Abstract
Background
Bayesian unsupervised learning methods have many applications in the analysis of biological data. For example, for the cancer expression array datasets presented in this study, they can be used to resolve possible disease subtypes and to indicate statistically significant dysregulated genes within these subtypes.
Results
In this paper we outline a marginalized variational Bayesian inference method for unsupervised clustering. In this approach latent process variables and model parameters are allowed to be dependent. This is achieved by marginalizing the mixing Dirichlet variables and then performing inference in the reduced variable space. An iterative update procedure is proposed.
Conclusion
Theoretically and experimentally we show that the proposed algorithm gives a much better freeenergy lower bound than a standard variational Bayesian approach. The algorithm is computationally efficient and its performance is demonstrated on two expression array data sets.
Background
Unsupervised clustering methods from machine learning are very appropriate in extracting structure from biological data sets. There has been extensive work in this direction using hierarchical clustering analysis [1], KMeans clustering [2] and selforganizing maps [3]. Bayesian methods are an effective alternative since they provide a mechanism for inferring the number of clusters. They can easily incorporate priors which penalise overcomplexed models which would fit to noise and they allow probabilistic confidence measures for cluster membership. In this paper, we focus on Bayesian models which use Dirichlet priors. Examples of these models include Latent Dirichlet Allocation [4] (LDA) for use in text modeling and Latent Process Decomposition (LPD) [5] for analysis of microarray gene expression datasets. One appealing feature of the latter models is that each data point can be stochastically associated with multiple clusters. One approach to model inference is to use methods such as Markov Chain Monte Carlo and Gibbs sampling. However, for the large datasets which occur in many biomedical applications these methods can be too slow for certain tasks such as model selection. This motivates our interest in computationally efficient variational inference methods [46].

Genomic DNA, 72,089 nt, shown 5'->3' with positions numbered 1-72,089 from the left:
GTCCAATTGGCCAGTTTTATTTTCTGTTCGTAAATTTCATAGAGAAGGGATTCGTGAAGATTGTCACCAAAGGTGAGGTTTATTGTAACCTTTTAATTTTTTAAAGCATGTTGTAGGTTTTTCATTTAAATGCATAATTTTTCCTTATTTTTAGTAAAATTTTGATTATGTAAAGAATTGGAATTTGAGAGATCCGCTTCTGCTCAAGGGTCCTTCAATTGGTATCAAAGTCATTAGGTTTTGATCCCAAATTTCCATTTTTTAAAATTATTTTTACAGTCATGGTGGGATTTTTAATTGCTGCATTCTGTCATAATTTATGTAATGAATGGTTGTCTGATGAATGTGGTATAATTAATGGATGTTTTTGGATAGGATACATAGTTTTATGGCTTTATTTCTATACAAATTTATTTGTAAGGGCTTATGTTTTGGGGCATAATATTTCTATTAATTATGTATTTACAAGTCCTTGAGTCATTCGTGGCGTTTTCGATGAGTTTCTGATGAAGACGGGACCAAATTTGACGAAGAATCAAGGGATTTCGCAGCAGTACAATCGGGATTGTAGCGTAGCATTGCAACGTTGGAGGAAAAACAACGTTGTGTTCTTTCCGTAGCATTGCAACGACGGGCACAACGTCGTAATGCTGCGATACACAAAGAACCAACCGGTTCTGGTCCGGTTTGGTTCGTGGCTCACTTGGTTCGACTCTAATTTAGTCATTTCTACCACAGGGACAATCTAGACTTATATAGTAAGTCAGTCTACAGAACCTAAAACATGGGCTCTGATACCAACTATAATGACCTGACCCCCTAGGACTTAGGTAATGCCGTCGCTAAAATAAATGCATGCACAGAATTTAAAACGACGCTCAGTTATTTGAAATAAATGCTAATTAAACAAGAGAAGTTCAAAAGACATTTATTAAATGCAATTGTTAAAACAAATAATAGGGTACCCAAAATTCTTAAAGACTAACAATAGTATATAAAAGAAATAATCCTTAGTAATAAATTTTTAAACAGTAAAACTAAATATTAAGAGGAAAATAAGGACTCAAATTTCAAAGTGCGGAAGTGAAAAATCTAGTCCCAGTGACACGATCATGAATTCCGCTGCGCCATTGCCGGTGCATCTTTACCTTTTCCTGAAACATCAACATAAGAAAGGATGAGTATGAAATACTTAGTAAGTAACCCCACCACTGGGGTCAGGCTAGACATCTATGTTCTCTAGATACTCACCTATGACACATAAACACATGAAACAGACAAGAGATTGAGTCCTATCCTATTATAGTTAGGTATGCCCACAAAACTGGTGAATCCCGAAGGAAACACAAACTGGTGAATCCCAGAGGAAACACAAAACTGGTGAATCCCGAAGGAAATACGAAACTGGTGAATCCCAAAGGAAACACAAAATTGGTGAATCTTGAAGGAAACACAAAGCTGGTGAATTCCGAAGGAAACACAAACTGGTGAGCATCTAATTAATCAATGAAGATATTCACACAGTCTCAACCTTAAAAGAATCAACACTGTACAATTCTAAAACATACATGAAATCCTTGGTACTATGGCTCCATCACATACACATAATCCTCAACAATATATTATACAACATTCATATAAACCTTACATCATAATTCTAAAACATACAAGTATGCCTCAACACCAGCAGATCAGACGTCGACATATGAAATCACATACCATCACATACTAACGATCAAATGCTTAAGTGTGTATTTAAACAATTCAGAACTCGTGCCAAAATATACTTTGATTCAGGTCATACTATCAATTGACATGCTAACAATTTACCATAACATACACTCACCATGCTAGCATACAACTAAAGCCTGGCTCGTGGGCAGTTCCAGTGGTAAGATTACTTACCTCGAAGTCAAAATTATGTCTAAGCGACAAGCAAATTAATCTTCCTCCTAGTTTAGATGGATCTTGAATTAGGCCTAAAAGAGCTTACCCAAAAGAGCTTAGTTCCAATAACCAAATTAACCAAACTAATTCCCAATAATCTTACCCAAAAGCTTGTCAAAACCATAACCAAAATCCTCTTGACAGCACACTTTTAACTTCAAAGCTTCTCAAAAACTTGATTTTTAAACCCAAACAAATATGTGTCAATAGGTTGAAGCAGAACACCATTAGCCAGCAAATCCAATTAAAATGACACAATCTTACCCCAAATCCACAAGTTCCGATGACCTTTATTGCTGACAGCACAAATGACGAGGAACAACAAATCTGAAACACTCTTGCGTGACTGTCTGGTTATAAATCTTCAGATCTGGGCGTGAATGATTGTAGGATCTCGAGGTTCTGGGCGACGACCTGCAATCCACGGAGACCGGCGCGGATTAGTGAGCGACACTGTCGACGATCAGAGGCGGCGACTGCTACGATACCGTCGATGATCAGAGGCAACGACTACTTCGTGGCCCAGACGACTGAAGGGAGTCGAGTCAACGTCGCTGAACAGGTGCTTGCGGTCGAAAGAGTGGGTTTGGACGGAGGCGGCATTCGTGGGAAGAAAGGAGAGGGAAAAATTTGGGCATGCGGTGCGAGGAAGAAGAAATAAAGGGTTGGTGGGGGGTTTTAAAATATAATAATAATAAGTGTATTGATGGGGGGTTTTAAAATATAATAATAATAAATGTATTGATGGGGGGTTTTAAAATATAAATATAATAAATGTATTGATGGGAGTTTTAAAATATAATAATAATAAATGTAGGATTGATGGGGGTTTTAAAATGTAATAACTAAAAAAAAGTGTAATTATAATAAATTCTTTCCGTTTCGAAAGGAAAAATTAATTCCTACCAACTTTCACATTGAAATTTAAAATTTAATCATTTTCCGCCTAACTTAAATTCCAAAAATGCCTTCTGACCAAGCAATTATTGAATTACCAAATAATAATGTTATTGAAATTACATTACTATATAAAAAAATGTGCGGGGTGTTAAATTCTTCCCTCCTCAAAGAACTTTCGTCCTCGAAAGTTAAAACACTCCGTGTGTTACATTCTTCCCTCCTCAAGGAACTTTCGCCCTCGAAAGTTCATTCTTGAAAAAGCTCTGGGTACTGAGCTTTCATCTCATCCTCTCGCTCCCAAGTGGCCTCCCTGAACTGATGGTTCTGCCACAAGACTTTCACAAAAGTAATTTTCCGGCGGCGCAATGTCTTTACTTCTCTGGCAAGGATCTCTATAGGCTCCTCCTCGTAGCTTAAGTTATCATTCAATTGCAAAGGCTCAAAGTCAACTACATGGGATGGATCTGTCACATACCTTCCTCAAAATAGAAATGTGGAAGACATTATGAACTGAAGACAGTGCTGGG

Typically, these inference methods posit that all the latent variables and model parameters are independent of each other (i.e. a fully factorized family) which is a strong assumption. In this paper we propose and study an alternative inference method for LPD, which we call marginalized variational Bayesian (MVB). In this approach the latent process (cluster) variables and model parameters are allowed to be dependent on each other. As we will show in the next section, this assumption is made feasible by marginalizing the mixing Dirichlet variables, and then performing inference in the reduced variable space. This new approach to constructing an LPD model theoretically and experimentally provides much better freeenergy lower bounds than standard a variational Bayes (VB) approach [6,7]. Moreover, the algorithm is computationally efficient and converges faster, as we demonstrate with experiments using expression array datasets.